Anniversary Interview: Bob Letzeisen
In celebration of Bob’s fifth anniversary with Mi-Corporation, I sat down with him to talk about his career, his time with the company and some personal interests.
Let’s talk about your background and your career.
After getting out of the US Navy, I spent time in the music business driving, delivering and selling pianos and organs. Following that, I joined the word processing industry which quickly evolved into the computer industry. I’ve had a progressive and esteemed sales career, including starting two companies, Technology Fusions, and PatienTree.
Back in late 2000 early 2001, as I was starting my first company, Technology Fusions, I met Barrett Joyner, former VP of Sales, and Greg Clary, CEO, and became a value-added reseller, a partner in the Mi-Co ecosystem.
I wanted to build mobile data solutions that utility workers could use in the field. At that time, tablets, computers, and laptops weren’t embraced by utility workers. Mi-Co had its own digital writing platform and a partnership with a digital pen software company. A series of algorithms interpreted the utility worker’s handwriting into typed text to complete a form.
During the first few years of Technology Fusions, my brother was diagnosed with pancreatic cancer and having been a cancer patient myself, we took our experiences with hospital rooms and doctor’s offices to create another company, PatienTree. PatienTree embedded Mi-Co handwriting analysis technology to populate electronic medical records.
So, in my history, I have been a customer, a partner, and now an employee.
In your time here, how have you seen Mi-Co evolve?
I think the biggest change is in the platform itself. It’s been redesigned and rearchitected, so I’ve been able to watch the evolution of the product from Mi-Forms to the Mobile Impact Platform. With this change, it really has delivered the end-user the capability to be very responsive in any industry, but certainly, in those that I am most familiar with including Public Sector, State Government, Utilities, Oil and Gas, Energy, Higher Education, and Healthcare.
The current release of the Mobile Impact Platform, our low-code solution for mobile data capture compliance, reporting, and data analytics is a game-changer and quickly builds a collaborative bridge between the business and IT.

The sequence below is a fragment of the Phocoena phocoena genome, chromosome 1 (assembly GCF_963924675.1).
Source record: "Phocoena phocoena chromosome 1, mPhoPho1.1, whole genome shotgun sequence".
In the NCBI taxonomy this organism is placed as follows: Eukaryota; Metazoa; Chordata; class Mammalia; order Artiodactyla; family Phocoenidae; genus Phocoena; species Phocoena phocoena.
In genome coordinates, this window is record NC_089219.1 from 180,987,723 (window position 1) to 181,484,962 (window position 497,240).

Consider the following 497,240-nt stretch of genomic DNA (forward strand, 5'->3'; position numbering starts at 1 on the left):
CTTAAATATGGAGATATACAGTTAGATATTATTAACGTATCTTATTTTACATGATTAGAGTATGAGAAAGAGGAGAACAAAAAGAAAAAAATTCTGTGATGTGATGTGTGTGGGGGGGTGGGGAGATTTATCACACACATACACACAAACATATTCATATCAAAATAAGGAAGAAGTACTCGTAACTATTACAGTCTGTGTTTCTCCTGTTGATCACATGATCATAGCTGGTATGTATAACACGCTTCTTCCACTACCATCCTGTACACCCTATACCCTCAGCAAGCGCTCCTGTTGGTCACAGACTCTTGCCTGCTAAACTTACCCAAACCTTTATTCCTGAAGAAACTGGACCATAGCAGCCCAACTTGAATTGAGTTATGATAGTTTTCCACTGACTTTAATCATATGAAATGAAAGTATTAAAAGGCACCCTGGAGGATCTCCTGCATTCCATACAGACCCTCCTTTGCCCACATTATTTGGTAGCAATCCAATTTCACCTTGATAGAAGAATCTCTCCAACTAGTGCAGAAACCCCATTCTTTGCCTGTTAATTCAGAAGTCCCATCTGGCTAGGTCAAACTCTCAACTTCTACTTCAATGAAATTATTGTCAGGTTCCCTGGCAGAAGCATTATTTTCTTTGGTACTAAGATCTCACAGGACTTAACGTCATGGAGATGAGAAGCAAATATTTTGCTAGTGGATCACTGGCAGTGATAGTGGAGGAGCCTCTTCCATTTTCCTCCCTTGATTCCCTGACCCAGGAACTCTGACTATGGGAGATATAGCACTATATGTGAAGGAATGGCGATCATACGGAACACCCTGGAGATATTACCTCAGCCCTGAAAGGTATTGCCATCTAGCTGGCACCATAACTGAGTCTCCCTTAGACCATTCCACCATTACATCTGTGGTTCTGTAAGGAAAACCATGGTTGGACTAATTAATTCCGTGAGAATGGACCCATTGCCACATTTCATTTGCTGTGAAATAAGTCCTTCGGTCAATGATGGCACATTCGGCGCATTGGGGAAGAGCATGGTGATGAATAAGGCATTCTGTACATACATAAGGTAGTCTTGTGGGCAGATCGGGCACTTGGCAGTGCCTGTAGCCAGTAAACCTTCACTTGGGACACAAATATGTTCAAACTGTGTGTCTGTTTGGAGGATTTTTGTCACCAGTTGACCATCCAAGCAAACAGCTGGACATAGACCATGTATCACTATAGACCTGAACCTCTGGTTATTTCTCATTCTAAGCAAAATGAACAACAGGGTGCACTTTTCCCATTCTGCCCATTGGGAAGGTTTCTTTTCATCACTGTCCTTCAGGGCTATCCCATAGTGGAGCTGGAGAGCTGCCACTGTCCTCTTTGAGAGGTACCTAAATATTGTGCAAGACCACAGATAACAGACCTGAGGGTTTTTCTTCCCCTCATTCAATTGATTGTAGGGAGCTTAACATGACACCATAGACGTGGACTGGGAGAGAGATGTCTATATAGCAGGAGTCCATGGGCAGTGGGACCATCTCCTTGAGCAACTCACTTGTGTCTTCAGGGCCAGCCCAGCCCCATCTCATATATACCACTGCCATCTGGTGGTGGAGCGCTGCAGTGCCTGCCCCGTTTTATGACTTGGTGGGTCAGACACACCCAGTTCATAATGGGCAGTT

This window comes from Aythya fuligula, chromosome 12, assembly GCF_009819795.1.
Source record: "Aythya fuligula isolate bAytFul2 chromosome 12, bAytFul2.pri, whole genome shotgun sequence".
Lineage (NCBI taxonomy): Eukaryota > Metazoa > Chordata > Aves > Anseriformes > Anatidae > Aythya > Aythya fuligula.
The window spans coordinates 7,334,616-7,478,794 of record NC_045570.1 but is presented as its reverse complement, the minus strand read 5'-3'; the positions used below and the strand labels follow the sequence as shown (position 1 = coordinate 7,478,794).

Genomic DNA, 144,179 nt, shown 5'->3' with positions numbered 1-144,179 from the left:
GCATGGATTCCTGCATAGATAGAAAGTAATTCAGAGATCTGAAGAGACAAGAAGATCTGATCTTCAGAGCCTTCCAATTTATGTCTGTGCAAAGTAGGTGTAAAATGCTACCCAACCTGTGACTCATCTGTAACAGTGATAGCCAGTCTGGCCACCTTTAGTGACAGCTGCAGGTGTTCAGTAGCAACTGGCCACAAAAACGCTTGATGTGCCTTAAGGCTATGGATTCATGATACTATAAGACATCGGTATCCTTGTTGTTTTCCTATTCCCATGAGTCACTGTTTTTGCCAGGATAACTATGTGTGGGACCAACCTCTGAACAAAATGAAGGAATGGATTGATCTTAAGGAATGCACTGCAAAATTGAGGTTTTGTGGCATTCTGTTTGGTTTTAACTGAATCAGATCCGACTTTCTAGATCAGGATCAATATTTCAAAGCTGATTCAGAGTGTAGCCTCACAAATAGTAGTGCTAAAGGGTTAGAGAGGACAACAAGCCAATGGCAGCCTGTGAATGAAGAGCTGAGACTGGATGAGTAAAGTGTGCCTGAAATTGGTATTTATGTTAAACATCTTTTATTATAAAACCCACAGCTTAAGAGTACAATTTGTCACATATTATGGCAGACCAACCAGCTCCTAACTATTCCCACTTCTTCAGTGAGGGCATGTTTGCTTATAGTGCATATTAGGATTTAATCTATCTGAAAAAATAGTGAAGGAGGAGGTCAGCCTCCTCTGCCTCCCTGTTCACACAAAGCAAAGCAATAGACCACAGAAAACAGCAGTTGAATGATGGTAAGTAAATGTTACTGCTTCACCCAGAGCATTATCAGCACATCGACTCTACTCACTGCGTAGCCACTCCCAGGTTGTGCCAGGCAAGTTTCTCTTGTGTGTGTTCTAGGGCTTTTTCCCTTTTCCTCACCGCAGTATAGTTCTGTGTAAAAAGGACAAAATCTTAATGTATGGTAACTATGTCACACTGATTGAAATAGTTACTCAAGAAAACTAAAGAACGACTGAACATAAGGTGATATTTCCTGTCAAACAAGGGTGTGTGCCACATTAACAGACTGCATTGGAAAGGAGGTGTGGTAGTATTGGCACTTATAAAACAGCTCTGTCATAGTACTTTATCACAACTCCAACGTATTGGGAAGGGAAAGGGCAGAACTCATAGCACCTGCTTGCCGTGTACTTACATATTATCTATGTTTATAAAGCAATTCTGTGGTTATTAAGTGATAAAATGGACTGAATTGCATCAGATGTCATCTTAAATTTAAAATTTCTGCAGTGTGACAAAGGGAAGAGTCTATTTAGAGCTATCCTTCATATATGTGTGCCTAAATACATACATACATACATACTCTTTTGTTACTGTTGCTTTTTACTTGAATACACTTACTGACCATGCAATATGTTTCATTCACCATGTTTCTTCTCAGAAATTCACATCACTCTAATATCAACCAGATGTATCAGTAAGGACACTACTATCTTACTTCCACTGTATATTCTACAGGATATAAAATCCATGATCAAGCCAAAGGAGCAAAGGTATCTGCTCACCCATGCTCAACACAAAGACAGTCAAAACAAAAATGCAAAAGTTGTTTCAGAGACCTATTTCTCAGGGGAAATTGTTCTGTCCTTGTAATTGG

What’s your favorite part of your position? What excites you most?
It’s been the same for more than three decades. It’s getting to meet new people, learning about them and understanding where their challenges are within their business; as a consultative account manager, finding, building and designing solutions that make an impact on their operations and bottom line.
Mi-Co continues to give me the opportunity to help customers realize their vision and configure solutions that are rapidly deployed. There is nothing more rewarding than talking with them after we’ve deployed our solution and hearing that we’ve more than exceeded their expectations.
What do you do in your spare time? How do you spend the weekend?
You might be surprised to hear that after 30+ years as a salesperson, I am not a golfer and I don’t fish as often as I’d like.
Like Mi-Co, I am proud to be involved in my community. I am deeply involved with a wonderful organization, Emerald M. Therapeutic Riding Center, who deliver miracles to veterans and children with unique challenges. I am a board member, and I help with fundraising and events. I’m looking forward to our upcoming Derby Day event to raise money for this great organization. Another passion of mine is the Knights of Columbus at St. Mark Evangelist Catholic Church, who served more than 700 fish dinners last week as part of an annual fundraising effort during the Lent and Easter season. Unfortunately, due to COVID-19, the remaining Friday events have been canceled.
What’s the last book you read?
The Patient Organization by Walt Brown
Having met Walt personally and participated in his EOS workshops, it was a great follow-on read after finishing Traction.
Who is your business role model?
I credit my work ethic to my father and my grandfather, who retired three times. The one thing that I’ve learned in my career is that hard work does pay off.